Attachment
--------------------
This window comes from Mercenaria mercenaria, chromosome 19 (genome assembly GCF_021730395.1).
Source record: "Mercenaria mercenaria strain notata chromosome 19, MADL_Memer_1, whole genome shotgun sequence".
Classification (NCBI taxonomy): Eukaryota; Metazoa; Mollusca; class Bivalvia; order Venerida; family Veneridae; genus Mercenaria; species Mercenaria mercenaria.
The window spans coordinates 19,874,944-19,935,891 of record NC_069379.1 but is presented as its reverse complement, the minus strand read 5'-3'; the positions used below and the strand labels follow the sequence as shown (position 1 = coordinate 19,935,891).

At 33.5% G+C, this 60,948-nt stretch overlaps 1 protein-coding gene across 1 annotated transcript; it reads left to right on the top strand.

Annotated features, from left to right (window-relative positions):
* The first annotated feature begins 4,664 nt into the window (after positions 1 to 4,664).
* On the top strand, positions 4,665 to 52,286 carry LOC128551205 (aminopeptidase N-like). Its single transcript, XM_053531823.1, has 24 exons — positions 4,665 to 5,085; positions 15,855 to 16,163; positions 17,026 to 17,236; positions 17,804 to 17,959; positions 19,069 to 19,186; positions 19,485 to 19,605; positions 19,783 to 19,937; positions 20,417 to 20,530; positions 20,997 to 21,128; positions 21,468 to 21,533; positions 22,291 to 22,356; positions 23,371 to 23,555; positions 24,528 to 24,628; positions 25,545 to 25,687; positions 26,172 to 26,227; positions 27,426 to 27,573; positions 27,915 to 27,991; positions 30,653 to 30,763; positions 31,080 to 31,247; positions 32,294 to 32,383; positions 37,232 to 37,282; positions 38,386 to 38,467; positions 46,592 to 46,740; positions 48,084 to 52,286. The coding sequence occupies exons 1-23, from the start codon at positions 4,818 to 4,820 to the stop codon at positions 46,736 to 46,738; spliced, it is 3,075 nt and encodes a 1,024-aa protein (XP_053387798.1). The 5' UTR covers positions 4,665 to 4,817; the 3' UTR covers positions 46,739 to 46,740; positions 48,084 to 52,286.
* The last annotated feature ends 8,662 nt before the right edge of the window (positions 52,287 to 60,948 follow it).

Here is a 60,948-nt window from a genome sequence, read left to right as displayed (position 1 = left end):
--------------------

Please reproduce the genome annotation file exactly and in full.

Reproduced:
This window comes from Mercenaria mercenaria, chromosome 19 (genome assembly GCF_021730395.1).
Source record: "Mercenaria mercenaria strain notata chromosome 19, MADL_Memer_1, whole genome shotgun sequence".
Classification (NCBI taxonomy): Eukaryota; Metazoa; Mollusca; class Bivalvia; order Venerida; family Veneridae; genus Mercenaria; species Mercenaria mercenaria.
The window spans coordinates 19,874,944-19,935,891 of record NC_069379.1 but is presented as its reverse complement, the minus strand read 5'-3'; the positions used below and the strand labels follow the sequence as shown (position 1 = coordinate 19,935,891).

At 33.5% G+C, this 60,948-nt stretch overlaps 1 protein-coding gene across 1 annotated transcript; it reads left to right on the top strand.

Annotated features, from left to right (window-relative positions):
* The first annotated feature begins 4,664 nt into the window (after positions 1 to 4,664).
* On the top strand, positions 4,665 to 52,286 carry LOC128551205 (aminopeptidase N-like). Its single transcript, XM_053531823.1, has 24 exons — positions 4,665 to 5,085; positions 15,855 to 16,163; positions 17,026 to 17,236; positions 17,804 to 17,959; positions 19,069 to 19,186; positions 19,485 to 19,605; positions 19,783 to 19,937; positions 20,417 to 20,530; positions 20,997 to 21,128; positions 21,468 to 21,533; positions 22,291 to 22,356; positions 23,371 to 23,555; positions 24,528 to 24,628; positions 25,545 to 25,687; positions 26,172 to 26,227; positions 27,426 to 27,573; positions 27,915 to 27,991; positions 30,653 to 30,763; positions 31,080 to 31,247; positions 32,294 to 32,383; positions 37,232 to 37,282; positions 38,386 to 38,467; positions 46,592 to 46,740; positions 48,084 to 52,286. The coding sequence occupies exons 1-23, from the start codon at positions 4,818 to 4,820 to the stop codon at positions 46,736 to 46,738; spliced, it is 3,075 nt and encodes a 1,024-aa protein (XP_053387798.1). The 5' UTR covers positions 4,665 to 4,817; the 3' UTR covers positions 46,739 to 46,740; positions 48,084 to 52,286.
* The last annotated feature ends 8,662 nt before the right edge of the window (positions 52,287 to 60,948 follow it).

Here is a 60,948-nt window from a genome sequence, read left to right as displayed (position 1 = left end):